“There is good quality content available, but not everyone knows about it”
Published: terça-feira 23rd abril 2019 Category: Blog
An interview with Research4Life’s user representative
By Elisa Nelissen
Starting in July, professor Edda Tandi Lwoga from the College of Business Education in Dar es salaam, Tanzania will be Research4Life’s official user representative. The user representative is elected every three years by the Executive Council to represent the worldwide community of users of our partnership that provides free and low-cost access to thousands of academic and professional resources in developing countries.
It is a logical fit for Professor Lwoga, who has a PhD in Information Studies from the University of Kwa-Zulu Natal in South Africa. Today, she is an Associate Professor and Deputy Rector for Academic, Research and Consultancy. Since finding out about the programme, she has been one of Research4Life more adamant supporters, giving trainings on how to get the most out of Research4Life across Tanzania and beyond. We spoke to her on the phone about her work and motivations.
“I have been working with Research4Life for over fifteen years: I first heard about AGORA back in 2002 and started giving trainings on how to use it,” she said. AGORA is one of Research4Life’s five programmes and focuses on agricultural information.
“Throughout my studies and my PhD, I was working as a librarian and was part of the academic staff, first at Sokoine University of Agriculture in Morogoro, Tanzania, and later at MUHAS [the Muhimbili University of Health and Allied Sciences] in Dar es salaam,” she said. “I was working as a librarian and a lecturer there and conducted trainings on the use of online resources and research management.”
It has been quite a challenge to juggle all these roles and responsibilities, but her drive is strong enough to keep going. “What keeps me motivated is the role I could play in encouraging academics, students and other university staff to use electronic resources,” she said.
Research4Life services many countries, but sometimes institutions aren’t aware that they qualify for free or low-cost access to content. “I am driven to raise awareness and build capacity for researchers so they don’t waste time trying to access databases. There is good quality content available to them, but they don’t know about it.”
At the College of Business Administration, which has over 8,000 students, professor Lwoga administers research consultancy and academic activities. She oversees trainings on the use of online resources and teaches information science courses.
Digital Access to Research (DAR)
“In my professional career I’ve always been very active in giving training on Research4Life,” she said, “in addition to courses on using online resources and reference managers.” She has done this through ITOCA, theInformation Training & Outreach Centre for Africa, and more recently for the new Digital Access to Research programme of the United Nations’ Technology Bank for Least Developed Countries, for which she is the so-called ‘country focal point’ for Tanzania. But the trainings take her beyond her country borders as well, to countries like Kenya, Uganda, and Ethiopia.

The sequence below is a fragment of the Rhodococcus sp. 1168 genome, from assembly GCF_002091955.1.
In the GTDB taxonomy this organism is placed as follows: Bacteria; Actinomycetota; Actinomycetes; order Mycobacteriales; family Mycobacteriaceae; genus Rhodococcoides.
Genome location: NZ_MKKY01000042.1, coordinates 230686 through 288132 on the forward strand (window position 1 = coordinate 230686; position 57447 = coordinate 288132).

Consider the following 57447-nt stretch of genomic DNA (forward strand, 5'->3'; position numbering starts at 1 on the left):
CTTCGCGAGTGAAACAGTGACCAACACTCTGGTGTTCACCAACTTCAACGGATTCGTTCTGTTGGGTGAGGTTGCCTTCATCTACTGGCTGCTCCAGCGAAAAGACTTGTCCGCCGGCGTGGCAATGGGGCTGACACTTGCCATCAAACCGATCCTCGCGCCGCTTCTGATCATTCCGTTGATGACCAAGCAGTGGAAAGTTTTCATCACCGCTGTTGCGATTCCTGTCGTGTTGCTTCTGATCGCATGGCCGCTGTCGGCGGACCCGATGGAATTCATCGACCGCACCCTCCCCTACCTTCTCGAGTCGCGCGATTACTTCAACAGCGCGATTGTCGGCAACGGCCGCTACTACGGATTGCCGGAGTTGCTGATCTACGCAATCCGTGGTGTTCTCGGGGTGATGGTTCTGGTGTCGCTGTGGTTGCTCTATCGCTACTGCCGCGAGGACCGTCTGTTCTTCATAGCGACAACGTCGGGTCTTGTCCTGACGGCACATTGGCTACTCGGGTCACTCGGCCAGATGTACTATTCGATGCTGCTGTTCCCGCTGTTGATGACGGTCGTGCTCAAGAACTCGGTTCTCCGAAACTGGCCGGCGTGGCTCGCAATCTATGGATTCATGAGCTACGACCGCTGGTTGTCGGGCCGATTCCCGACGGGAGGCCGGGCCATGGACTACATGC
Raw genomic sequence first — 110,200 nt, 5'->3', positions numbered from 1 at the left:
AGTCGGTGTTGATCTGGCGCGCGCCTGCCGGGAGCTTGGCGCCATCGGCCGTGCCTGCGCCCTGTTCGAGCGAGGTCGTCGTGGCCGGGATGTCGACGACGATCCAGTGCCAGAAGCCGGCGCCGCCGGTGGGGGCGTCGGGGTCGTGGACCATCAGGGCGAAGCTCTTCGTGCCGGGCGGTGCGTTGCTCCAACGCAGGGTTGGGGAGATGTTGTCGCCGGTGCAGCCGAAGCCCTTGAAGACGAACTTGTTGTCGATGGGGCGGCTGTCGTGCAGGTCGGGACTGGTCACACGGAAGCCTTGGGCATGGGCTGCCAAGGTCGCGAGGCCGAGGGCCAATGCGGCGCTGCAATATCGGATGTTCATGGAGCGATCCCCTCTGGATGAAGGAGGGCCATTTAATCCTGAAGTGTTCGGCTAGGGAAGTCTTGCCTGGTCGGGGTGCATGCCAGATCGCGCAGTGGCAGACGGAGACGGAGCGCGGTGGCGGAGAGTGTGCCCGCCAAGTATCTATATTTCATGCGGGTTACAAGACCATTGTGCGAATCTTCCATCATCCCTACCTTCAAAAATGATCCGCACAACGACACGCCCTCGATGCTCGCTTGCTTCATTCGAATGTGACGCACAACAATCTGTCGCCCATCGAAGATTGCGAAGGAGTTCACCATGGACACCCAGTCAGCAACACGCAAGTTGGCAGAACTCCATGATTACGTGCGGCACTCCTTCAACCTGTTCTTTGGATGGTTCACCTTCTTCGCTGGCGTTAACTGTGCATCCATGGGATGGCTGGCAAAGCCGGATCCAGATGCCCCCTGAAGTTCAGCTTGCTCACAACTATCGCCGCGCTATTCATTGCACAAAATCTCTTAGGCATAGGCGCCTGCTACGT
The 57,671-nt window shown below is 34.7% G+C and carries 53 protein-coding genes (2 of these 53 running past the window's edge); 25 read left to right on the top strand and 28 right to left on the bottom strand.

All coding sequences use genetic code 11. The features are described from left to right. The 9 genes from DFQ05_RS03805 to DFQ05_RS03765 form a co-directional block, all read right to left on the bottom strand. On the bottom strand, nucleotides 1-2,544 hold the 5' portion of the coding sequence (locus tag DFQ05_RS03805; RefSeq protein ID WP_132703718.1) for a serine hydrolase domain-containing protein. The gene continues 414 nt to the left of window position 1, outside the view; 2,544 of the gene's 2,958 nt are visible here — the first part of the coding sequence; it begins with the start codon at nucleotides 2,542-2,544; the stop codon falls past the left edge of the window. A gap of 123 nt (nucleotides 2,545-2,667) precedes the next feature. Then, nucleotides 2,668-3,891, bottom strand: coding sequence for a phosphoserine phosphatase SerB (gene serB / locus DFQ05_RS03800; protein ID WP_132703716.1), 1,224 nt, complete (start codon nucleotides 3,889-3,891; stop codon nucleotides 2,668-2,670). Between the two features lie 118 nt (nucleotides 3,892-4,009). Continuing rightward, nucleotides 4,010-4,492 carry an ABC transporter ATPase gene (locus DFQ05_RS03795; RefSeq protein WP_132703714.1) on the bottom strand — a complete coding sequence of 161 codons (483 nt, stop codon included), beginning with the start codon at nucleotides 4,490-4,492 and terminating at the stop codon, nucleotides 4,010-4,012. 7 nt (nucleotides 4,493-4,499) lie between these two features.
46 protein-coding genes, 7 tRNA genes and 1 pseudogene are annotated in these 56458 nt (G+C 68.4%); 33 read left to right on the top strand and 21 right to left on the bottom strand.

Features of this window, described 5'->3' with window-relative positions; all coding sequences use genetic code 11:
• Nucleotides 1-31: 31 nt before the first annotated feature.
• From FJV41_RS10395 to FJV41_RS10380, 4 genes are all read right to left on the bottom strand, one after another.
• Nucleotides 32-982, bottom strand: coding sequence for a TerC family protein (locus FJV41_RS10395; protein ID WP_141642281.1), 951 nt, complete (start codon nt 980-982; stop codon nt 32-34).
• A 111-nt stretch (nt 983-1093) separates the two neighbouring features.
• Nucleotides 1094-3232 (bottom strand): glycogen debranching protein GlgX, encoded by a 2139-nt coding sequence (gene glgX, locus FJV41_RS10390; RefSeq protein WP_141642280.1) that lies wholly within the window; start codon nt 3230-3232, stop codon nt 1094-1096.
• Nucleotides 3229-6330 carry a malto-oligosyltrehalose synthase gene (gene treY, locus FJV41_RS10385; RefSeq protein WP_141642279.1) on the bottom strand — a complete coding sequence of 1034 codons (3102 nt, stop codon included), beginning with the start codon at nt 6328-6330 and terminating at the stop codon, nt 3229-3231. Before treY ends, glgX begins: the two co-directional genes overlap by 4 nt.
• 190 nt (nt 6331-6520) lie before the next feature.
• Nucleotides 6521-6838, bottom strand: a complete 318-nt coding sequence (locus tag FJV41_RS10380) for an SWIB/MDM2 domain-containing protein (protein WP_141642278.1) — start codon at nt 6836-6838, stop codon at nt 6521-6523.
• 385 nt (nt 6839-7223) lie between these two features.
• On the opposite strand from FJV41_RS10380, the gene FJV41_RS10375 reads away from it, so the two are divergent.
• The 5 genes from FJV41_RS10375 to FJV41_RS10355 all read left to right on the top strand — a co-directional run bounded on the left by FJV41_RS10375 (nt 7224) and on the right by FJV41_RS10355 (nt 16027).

“Since I started working for the DAR programme, things are moving much faster. I have been able to visit a lot of institutions, also those that are very remote. These institutions often have very little access to online resources. They don’t know that this doesn’t have to be the case. It makes me wonder: what kind of research are they doing if they are not basing themselves on evidence from peer-reviewed journals?”
Most of professor Lwoga’s work revolves around raising awareness to make sure librarians and academics know about the resources available to them through Research4Life. “Tanzania is a big country, with nearly 60 million inhabitants. As a result, we have a large number of universities, technical colleges and research institutes. It is a challenge to reach all of them. That’s why we still have to put so much effort in raising awareness.” The second pillar of her work is capacity-building: first of all by teaching researchers how to use online resources, and secondly by improving the ICT infrastructure. “The National ICT Backbone Network gives good access to the internet in Tanzania, but not all institutions have the capacity to tap into this network,” she added.
Boosting evidence-based research
It seems that her hard work is paying off, as access to high-quality, peer-reviewed research makes a big difference. “When I started working in MUHAS in 2010, I made it part of the curriculum for students to learn how to use Hinari. Since then, I’ve seen a lot of improvement in the usage of resources through Research4Life, which has resulted in a higher research output.”
Data from SciVal shows that this is indeed the case. Between 2013 and 2017 (the latest available data), there was a 30% increase in the amount of papers published in peer-review journals in Tanzania.
Through her new role as Research4Life user representative, professor Lwoga can add another dimension to her mission to improve the quality of research in Africa. “I’m so glad to be given this opportunity, as I will be able to speak on behalf of many people. Through all the trainings I give, I am in touch with so many users who give me feedback. I will now be able to represent their ideas for the Executive Council.” “My dream is that access to international research results in more citable content from Tanzania, better education, more vetting, so that we can make an impact in the different areas of the global sustainability goals,” professor Lwoga concluded. “We need our research to turn into tangible innovations.”